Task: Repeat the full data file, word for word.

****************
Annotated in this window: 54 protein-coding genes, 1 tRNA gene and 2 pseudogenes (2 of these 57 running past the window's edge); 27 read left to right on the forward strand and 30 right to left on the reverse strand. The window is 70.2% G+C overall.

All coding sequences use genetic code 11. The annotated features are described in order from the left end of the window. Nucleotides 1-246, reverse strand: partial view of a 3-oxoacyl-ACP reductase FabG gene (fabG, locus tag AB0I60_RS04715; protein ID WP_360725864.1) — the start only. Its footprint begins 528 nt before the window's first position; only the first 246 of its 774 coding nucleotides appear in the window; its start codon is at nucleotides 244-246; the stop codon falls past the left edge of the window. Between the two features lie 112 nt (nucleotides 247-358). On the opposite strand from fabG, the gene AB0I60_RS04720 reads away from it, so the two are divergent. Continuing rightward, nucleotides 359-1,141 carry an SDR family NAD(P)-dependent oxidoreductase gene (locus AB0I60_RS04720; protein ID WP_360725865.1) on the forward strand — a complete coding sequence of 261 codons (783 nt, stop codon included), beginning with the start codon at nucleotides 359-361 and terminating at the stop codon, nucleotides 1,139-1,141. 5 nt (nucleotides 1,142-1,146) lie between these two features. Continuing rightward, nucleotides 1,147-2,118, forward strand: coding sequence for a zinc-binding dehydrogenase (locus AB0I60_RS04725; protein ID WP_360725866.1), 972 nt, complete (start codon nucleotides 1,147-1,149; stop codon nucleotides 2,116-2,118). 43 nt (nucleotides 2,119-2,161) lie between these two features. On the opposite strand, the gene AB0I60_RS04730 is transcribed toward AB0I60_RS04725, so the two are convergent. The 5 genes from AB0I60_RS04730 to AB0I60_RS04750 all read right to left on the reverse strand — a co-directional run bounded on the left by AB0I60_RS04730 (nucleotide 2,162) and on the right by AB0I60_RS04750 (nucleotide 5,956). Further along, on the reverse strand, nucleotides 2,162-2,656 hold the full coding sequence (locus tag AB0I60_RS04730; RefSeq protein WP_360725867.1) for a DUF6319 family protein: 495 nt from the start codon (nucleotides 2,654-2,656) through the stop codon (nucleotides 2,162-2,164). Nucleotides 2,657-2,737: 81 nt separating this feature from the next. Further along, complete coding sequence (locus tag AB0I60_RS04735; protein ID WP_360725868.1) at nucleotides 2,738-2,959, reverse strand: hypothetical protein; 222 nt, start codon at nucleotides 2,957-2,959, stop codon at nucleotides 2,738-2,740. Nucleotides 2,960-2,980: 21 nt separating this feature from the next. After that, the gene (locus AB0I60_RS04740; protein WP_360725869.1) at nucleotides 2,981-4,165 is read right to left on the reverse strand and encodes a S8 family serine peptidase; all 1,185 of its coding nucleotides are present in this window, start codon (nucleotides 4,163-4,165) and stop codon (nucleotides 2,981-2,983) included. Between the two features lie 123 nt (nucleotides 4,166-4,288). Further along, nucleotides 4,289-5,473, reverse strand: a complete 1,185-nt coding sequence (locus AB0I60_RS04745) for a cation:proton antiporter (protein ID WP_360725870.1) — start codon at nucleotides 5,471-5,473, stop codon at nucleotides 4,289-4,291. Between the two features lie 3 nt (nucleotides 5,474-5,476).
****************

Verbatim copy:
Annotated in this window: 54 protein-coding genes, 1 tRNA gene and 2 pseudogenes (2 of these 57 running past the window's edge); 27 read left to right on the forward strand and 30 right to left on the reverse strand. The window is 70.2% G+C overall.

All coding sequences use genetic code 11. The annotated features are described in order from the left end of the window. Nucleotides 1-246, reverse strand: partial view of a 3-oxoacyl-ACP reductase FabG gene (fabG, locus tag AB0I60_RS04715; protein ID WP_360725864.1) — the start only. Its footprint begins 528 nt before the window's first position; only the first 246 of its 774 coding nucleotides appear in the window; its start codon is at nucleotides 244-246; the stop codon falls past the left edge of the window. Between the two features lie 112 nt (nucleotides 247-358). On the opposite strand from fabG, the gene AB0I60_RS04720 reads away from it, so the two are divergent. Continuing rightward, nucleotides 359-1,141 carry an SDR family NAD(P)-dependent oxidoreductase gene (locus AB0I60_RS04720; protein ID WP_360725865.1) on the forward strand — a complete coding sequence of 261 codons (783 nt, stop codon included), beginning with the start codon at nucleotides 359-361 and terminating at the stop codon, nucleotides 1,139-1,141. 5 nt (nucleotides 1,142-1,146) lie between these two features. Continuing rightward, nucleotides 1,147-2,118, forward strand: coding sequence for a zinc-binding dehydrogenase (locus AB0I60_RS04725; protein ID WP_360725866.1), 972 nt, complete (start codon nucleotides 1,147-1,149; stop codon nucleotides 2,116-2,118). 43 nt (nucleotides 2,119-2,161) lie between these two features. On the opposite strand, the gene AB0I60_RS04730 is transcribed toward AB0I60_RS04725, so the two are convergent. The 5 genes from AB0I60_RS04730 to AB0I60_RS04750 all read right to left on the reverse strand — a co-directional run bounded on the left by AB0I60_RS04730 (nucleotide 2,162) and on the right by AB0I60_RS04750 (nucleotide 5,956). Further along, on the reverse strand, nucleotides 2,162-2,656 hold the full coding sequence (locus tag AB0I60_RS04730; RefSeq protein WP_360725867.1) for a DUF6319 family protein: 495 nt from the start codon (nucleotides 2,654-2,656) through the stop codon (nucleotides 2,162-2,164). Nucleotides 2,657-2,737: 81 nt separating this feature from the next. Further along, complete coding sequence (locus tag AB0I60_RS04735; protein ID WP_360725868.1) at nucleotides 2,738-2,959, reverse strand: hypothetical protein; 222 nt, start codon at nucleotides 2,957-2,959, stop codon at nucleotides 2,738-2,740. Nucleotides 2,960-2,980: 21 nt separating this feature from the next. After that, the gene (locus AB0I60_RS04740; protein WP_360725869.1) at nucleotides 2,981-4,165 is read right to left on the reverse strand and encodes a S8 family serine peptidase; all 1,185 of its coding nucleotides are present in this window, start codon (nucleotides 4,163-4,165) and stop codon (nucleotides 2,981-2,983) included. Between the two features lie 123 nt (nucleotides 4,166-4,288). Further along, nucleotides 4,289-5,473, reverse strand: a complete 1,185-nt coding sequence (locus AB0I60_RS04745) for a cation:proton antiporter (protein ID WP_360725870.1) — start codon at nucleotides 5,471-5,473, stop codon at nucleotides 4,289-4,291. Between the two features lie 3 nt (nucleotides 5,474-5,476).